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Insights and News /

28 September 2018 3 min read

Reflections from our vulnerable customer roundtable with Andrea Coscelli, CEO of the CMA

Caitlin Jones

Caitlin Jones
Manager | Customer and digital | London

Elliot Johnstone

Elliot Johnstone
Manager | Customer and digital | London

On 25th September we hosted a vulnerable customer roundtable, where we were joined by Andrea Coscelli, CEO of the Competition and Markets Authority (CMA), and a number of industry leaders from Financial Services, Energy and Utilities firms.

Andrea’s keynote gave us insight into how the CMA is working to understand the enduring problems that consumers with vulnerable characteristics face across markets. He noted that these consumers can find it more difficult to get a good deal, often because they don’t have resources and/or time to negotiate a better outcome for themselves (see the full speech here)

After the speech, we held discussions on the challenges in supporting vulnerable customers, opportunities to improve, and success stories and innovation. We will continue to share the information gathered in the future, but here are our key takeaways:

  • Defining vulnerability is important but difficult. You need a definition that is wide enough to be inclusive, but not so wide that it is meaningless. It needs context and flexibility for circumstantial differences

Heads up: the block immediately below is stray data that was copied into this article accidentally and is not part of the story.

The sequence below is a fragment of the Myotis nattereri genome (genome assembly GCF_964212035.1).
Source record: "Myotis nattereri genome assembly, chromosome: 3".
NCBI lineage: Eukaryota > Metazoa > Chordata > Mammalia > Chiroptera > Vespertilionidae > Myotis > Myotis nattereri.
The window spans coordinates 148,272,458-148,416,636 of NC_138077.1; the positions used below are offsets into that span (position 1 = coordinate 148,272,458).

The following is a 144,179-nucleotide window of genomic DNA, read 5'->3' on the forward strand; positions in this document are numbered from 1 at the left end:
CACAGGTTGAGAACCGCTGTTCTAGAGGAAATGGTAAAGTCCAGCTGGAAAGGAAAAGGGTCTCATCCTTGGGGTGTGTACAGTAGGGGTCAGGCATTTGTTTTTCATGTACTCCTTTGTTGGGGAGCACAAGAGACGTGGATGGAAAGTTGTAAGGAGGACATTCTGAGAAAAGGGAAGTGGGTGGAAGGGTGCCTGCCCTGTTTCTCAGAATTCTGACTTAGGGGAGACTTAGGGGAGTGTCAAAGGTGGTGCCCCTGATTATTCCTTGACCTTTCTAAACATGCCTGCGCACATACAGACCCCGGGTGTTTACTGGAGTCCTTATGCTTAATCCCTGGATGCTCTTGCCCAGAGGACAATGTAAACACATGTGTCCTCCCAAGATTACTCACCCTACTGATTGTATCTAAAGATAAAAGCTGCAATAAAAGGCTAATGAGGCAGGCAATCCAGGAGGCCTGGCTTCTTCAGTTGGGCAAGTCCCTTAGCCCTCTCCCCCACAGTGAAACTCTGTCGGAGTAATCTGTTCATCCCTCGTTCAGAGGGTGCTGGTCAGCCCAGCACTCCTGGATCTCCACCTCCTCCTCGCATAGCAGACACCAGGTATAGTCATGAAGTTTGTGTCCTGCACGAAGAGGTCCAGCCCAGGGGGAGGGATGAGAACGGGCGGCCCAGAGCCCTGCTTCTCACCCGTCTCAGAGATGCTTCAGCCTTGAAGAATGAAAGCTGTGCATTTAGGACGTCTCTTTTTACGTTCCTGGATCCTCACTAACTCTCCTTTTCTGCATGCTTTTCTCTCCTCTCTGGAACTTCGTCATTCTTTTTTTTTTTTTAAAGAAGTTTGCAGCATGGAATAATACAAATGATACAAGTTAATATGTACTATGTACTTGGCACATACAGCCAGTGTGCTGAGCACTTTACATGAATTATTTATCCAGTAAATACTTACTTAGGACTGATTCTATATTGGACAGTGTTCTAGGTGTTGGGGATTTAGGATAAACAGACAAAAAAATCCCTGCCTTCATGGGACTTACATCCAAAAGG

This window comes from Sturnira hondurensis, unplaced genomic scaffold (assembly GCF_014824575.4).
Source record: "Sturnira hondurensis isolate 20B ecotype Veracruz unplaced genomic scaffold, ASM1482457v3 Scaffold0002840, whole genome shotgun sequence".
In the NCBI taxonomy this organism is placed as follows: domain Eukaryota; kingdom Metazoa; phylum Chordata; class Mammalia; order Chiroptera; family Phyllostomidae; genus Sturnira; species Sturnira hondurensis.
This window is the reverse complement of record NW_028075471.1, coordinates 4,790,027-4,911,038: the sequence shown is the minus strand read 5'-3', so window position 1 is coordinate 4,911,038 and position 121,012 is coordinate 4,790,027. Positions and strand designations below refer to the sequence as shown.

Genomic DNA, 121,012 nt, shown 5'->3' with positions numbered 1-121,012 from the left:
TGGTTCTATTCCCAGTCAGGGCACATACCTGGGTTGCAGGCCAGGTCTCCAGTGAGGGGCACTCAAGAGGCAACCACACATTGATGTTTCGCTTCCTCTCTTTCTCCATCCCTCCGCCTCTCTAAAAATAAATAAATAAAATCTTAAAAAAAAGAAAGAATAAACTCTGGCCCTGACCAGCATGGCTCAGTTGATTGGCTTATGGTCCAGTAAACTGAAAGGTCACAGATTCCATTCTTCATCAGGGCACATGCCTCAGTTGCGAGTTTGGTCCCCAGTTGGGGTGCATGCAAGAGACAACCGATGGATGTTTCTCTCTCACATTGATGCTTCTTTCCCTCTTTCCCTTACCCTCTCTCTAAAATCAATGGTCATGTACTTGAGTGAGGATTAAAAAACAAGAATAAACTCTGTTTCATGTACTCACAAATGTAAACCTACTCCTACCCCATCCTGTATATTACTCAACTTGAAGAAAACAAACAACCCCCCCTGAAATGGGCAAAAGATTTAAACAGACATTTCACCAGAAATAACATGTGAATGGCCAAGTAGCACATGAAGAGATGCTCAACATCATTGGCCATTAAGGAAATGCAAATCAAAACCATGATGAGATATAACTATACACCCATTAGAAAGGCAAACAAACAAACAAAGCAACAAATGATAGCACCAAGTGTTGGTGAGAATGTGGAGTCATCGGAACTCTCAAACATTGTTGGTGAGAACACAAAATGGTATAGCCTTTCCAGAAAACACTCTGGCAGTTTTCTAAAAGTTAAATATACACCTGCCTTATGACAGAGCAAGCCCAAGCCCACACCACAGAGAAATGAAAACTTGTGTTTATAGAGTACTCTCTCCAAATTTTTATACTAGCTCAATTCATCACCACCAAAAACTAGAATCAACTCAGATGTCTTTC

• Vulnerability needs to be more than just a label. It’s about responding to customer needs and following this through to a fair outcome. How can we encourage customers to disclose this information in the first place?
  • There are additional challenges in a B2B environment. You need to define what vulnerable looks like for a business, and in the B2B2C space, work with your intermediaries to support vulnerable customers.  
  • You need the right internal structure. In some circumstances, a dedicated team can be key to driving good outcomes for vulnerable customers. In others, a bad indicator of maturity in identifying, engaging and serving vulnerable customers.
  • Proactivity could be key. Should we be encouraging customers to plan for future vulnerabilities, such as naming a trusted contact who can do certain tasks without the formality of Power of Attorney? Where does proactivity become intrusive or daunting?
  • Finally, there are some amazing wow moments and innovations happening across industries. There were lots of opportunities for firms to share these and learn from each other during our discussions. Many companies are beginning to use bots or digital KYC journeys support vulnerable customers.

We’d welcome the opportunity to discuss this topic further and are looking forward to providing more detailed insights over the coming months.